BY WEB STAFF | THE NEW JOURNAL & GUIDE
On May 30, America will observe Memorial Day, to remember persons who died in service to the nation. But the day is also called Founders Day, says Dr. E. Curtis Alexander of Chesapeake, a noted author, educator and historian of Afro-Union military history during the Civil War.
Alexander says the day is also dedicated to celebrating the creation of the United Bureau of Colored Troops by President Abraham Lincoln. At one point, after the Civil War, it was observed regularly by Black Americans.
For the 16th year, starting at 10:30 a.m., the Bells Mills Historical Research and Restoration Society, Inc. in Chesapeake which Alexander heads, will stage the only known event in the nation observing Founders Day and honoring Black soldiers and sailors who fought during the Civil War. The event will take place at the Unknown and Known Afro-Union Civil War Soldiers Memorial on 1001 Bells Mill Road in Chesapeake.
The creation of the bureau was shortly after Lincoln issued the Emancipation Proclamation freeing enslaved Blacks in states fighting against the federal government. Black men were recruited and trained to serve in the Union Army to fight for their freedom and defeat the Confederate forces. Alexander will host the event and lecture on the importance of Founders Day.
There will be a salute to over 209,145 and over 31,000 Afro-Union soldiers and sailors who volunteered to fight in the American Civil War to save the United States and to defeat slavery. Over 50,000 were killed in action. Ancestors will place flags on the memorial sites of 13 of these Soldiers who were residents of Old Norfolk County. The event is open to the public, but seating is limited to 50. For more information, call (757) 547-5542.
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Share great content about Our Communities with friends on Facebook & Twitter[/otw_shortcode_info_box][mashshare] Bureau of Colored Troops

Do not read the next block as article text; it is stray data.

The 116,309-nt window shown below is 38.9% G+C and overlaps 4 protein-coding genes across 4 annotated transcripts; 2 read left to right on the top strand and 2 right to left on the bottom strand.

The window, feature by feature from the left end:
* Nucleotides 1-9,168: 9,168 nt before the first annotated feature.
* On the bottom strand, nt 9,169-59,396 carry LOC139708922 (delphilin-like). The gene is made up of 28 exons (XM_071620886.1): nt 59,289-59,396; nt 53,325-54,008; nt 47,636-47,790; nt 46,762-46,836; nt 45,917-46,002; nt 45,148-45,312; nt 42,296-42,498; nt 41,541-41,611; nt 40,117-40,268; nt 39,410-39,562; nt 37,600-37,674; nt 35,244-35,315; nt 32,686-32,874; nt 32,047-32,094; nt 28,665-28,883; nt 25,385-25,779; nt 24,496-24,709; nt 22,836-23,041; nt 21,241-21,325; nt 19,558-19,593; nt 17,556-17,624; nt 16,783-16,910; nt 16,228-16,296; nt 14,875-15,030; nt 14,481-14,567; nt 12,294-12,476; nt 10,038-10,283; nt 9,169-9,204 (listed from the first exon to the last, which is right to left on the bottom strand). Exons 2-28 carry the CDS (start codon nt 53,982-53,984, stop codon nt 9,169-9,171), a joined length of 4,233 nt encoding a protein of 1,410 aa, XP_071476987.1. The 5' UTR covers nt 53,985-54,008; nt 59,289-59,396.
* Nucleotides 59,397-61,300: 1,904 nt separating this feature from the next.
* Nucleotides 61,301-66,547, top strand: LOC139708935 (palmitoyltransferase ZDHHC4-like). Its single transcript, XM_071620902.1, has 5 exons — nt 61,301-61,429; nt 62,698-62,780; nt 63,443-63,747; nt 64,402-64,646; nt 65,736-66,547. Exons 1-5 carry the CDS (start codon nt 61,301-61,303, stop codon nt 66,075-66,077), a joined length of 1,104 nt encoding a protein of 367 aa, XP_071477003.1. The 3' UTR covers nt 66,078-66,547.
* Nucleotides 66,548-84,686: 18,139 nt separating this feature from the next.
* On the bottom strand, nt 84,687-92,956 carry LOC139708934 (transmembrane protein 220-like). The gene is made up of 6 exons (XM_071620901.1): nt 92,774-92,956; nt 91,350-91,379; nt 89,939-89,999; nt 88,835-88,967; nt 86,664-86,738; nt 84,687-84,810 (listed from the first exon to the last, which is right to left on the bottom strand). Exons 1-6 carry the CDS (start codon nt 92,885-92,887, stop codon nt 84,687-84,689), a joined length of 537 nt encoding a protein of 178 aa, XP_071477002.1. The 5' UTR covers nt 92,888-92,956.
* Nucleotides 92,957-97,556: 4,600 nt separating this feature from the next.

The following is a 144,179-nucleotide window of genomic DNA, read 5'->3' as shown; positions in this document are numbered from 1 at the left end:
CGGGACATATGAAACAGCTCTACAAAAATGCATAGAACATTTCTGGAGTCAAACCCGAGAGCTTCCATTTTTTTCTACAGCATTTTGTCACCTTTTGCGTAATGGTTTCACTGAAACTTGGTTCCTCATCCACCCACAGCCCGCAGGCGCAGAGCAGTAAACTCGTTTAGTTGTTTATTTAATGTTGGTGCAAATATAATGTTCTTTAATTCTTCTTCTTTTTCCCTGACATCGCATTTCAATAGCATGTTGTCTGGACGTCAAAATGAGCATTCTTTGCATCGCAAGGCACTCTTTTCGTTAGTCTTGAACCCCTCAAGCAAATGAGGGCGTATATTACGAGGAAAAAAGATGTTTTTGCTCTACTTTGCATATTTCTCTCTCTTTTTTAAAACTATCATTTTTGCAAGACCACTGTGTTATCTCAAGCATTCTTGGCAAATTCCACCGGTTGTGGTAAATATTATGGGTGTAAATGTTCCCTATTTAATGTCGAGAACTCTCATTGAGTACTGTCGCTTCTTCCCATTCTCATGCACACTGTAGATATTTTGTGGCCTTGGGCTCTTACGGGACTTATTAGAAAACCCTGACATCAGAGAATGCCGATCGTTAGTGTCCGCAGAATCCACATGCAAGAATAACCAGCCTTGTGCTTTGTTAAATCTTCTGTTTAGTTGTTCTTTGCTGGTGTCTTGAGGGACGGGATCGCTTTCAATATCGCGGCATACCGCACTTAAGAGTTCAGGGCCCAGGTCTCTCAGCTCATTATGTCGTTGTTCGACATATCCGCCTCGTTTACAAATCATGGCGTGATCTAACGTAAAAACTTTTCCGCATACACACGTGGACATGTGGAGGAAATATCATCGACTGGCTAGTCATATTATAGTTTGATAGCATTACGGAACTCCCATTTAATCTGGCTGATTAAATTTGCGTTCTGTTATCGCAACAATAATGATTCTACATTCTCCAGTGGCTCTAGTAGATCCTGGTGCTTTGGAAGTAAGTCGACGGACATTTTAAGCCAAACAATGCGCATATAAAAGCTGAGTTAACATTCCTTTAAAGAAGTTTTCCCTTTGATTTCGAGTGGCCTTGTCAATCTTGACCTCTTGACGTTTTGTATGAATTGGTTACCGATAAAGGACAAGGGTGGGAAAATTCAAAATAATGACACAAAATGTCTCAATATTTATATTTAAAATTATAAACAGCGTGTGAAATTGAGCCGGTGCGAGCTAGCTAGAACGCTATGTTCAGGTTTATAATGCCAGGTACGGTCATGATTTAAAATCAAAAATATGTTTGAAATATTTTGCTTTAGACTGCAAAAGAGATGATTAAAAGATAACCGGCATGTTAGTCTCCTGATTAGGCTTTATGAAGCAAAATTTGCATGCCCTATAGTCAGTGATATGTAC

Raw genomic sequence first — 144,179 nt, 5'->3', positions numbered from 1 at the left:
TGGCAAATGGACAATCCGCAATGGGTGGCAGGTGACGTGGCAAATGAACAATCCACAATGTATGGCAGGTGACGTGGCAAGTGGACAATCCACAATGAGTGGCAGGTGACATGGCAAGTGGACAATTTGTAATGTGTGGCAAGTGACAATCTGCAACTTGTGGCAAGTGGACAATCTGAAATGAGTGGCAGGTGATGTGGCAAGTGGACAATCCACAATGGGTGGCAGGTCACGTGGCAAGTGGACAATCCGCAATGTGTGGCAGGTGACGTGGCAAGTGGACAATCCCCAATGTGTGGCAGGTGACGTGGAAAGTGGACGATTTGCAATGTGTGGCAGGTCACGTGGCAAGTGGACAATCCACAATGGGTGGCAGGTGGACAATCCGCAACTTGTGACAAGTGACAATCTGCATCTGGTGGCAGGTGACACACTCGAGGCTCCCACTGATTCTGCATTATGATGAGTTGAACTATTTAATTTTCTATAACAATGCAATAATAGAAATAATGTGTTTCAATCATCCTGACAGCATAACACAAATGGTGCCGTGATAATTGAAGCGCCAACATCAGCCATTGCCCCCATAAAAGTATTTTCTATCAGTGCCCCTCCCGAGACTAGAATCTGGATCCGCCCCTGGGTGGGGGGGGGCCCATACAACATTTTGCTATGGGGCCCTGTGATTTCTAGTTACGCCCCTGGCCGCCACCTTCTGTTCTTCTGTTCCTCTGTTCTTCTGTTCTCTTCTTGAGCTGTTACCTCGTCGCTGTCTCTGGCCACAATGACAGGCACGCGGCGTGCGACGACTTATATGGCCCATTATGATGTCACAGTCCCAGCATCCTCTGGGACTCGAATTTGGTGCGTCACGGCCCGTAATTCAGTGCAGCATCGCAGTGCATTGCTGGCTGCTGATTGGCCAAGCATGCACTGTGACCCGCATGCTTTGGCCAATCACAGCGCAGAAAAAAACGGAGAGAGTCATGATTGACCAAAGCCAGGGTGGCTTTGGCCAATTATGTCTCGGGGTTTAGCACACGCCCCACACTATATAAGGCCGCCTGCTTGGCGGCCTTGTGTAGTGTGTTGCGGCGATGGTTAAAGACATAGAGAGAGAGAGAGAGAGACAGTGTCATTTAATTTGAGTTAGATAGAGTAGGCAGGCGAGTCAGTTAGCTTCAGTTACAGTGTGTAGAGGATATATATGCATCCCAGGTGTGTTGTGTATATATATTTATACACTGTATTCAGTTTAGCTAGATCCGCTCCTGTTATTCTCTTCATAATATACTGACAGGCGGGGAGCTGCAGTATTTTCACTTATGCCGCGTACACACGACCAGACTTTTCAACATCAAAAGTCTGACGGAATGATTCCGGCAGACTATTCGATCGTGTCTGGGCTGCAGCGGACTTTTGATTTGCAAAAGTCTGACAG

The Bureau of Colored Troops was created by the United States War Department on 22 May 1863, under General Orders, No. 143, during the Civil War, to handle “all matters relating to the organization of colored troops.” Major Charles W. Foster was chief of the Bureau, which reported to Adjutant General Lorenzo Thomas. The designation United States Colored Troops replaced the varied state titles that had been given to the African American soldiers.
The first official authorization to employ African Americans in federal service was the Second Confiscation and Militia Act of July 17, 1862. This act allowed President Abraham Lincoln to receive into the military service persons of African descent and gave permission to use them for any purpose “he may judge best for the public welfare.” However, the President did not authorize use of African Americans in combat until issuance of the Emancipation Proclamation on January 1, 1863: “And I further declare and make known, that such persons of suitable condition, will be received into the armed service of the United States to garrison forts, positions, stations, and other places, and to man vessels of all sorts in said service.” With these words the Union army changed.
The Bureau of Colored Troops brought efficiency to the USCT regiments, but not always equitable treatment. Despite objections from black leaders, the Bureau insisted on assigning only white men to commissioned officer positions. Although a small number of black soldiers received commissions by the end of the war—including the Virginia-born Martin R. Delany—and many served as non commissioned officers, the USCT remained primarily an organization led by whites. Wikipedia[/one_third_last]READ MORE THE NEW JOURNAL & GUIDE
African American Faces of the Civil War: An Album A renowned collector of Civil War photographs and a prodigious researcher, Ronald S. Coddington combines compelling archival images with biographical stories that reveal the human side of the war. This third volume in his series on Civil War soldiers contains previously unpublished photographs of African American Civil War participants—many of whom fought to secure their freedom.
During the Civil War, 200,000 African American men enlisted in the Union army or navy. Some of them were free men and some escaped from slavery; others were released by sympathetic owners to serve the war effort. African American Faces of the Civil War tells the story of the Civil War through the images of men of color who served in roles that ranged from servants and laborers to enlisted men and junior officers. Faces of War.com